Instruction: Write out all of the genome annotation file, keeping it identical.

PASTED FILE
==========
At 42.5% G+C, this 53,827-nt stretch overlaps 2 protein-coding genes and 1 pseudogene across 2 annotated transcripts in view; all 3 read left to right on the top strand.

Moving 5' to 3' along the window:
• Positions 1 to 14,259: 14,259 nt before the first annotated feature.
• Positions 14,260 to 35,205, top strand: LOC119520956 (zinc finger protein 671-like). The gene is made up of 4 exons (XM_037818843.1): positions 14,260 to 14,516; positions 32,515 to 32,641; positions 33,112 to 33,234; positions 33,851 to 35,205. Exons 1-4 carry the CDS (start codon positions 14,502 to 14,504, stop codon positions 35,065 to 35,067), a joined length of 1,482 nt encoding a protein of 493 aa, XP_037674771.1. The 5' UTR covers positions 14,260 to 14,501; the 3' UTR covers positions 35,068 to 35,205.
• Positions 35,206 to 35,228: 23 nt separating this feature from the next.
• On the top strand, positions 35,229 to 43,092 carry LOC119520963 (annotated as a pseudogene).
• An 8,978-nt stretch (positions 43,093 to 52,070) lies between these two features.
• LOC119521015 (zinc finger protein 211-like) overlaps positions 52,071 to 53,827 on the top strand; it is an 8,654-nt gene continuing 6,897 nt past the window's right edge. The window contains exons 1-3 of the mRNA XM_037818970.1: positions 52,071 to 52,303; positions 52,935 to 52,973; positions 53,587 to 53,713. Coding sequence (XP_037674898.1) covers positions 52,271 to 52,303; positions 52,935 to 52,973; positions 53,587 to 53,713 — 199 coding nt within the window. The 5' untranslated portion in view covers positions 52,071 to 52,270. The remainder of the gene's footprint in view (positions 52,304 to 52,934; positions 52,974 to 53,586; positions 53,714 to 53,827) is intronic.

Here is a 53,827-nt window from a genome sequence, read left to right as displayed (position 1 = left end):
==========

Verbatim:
At 42.5% G+C, this 53,827-nt stretch overlaps 2 protein-coding genes and 1 pseudogene across 2 annotated transcripts in view; all 3 read left to right on the top strand.

Moving 5' to 3' along the window:
• Positions 1 to 14,259: 14,259 nt before the first annotated feature.
• Positions 14,260 to 35,205, top strand: LOC119520956 (zinc finger protein 671-like). The gene is made up of 4 exons (XM_037818843.1): positions 14,260 to 14,516; positions 32,515 to 32,641; positions 33,112 to 33,234; positions 33,851 to 35,205. Exons 1-4 carry the CDS (start codon positions 14,502 to 14,504, stop codon positions 35,065 to 35,067), a joined length of 1,482 nt encoding a protein of 493 aa, XP_037674771.1. The 5' UTR covers positions 14,260 to 14,501; the 3' UTR covers positions 35,068 to 35,205.
• Positions 35,206 to 35,228: 23 nt separating this feature from the next.
• On the top strand, positions 35,229 to 43,092 carry LOC119520963 (annotated as a pseudogene).
• An 8,978-nt stretch (positions 43,093 to 52,070) lies between these two features.
• LOC119521015 (zinc finger protein 211-like) overlaps positions 52,071 to 53,827 on the top strand; it is an 8,654-nt gene continuing 6,897 nt past the window's right edge. The window contains exons 1-3 of the mRNA XM_037818970.1: positions 52,071 to 52,303; positions 52,935 to 52,973; positions 53,587 to 53,713. Coding sequence (XP_037674898.1) covers positions 52,271 to 52,303; positions 52,935 to 52,973; positions 53,587 to 53,713 — 199 coding nt within the window. The 5' untranslated portion in view covers positions 52,071 to 52,270. The remainder of the gene's footprint in view (positions 52,304 to 52,934; positions 52,974 to 53,586; positions 53,714 to 53,827) is intronic.

Here is a 53,827-nt window from a genome sequence, read left to right as displayed (position 1 = left end):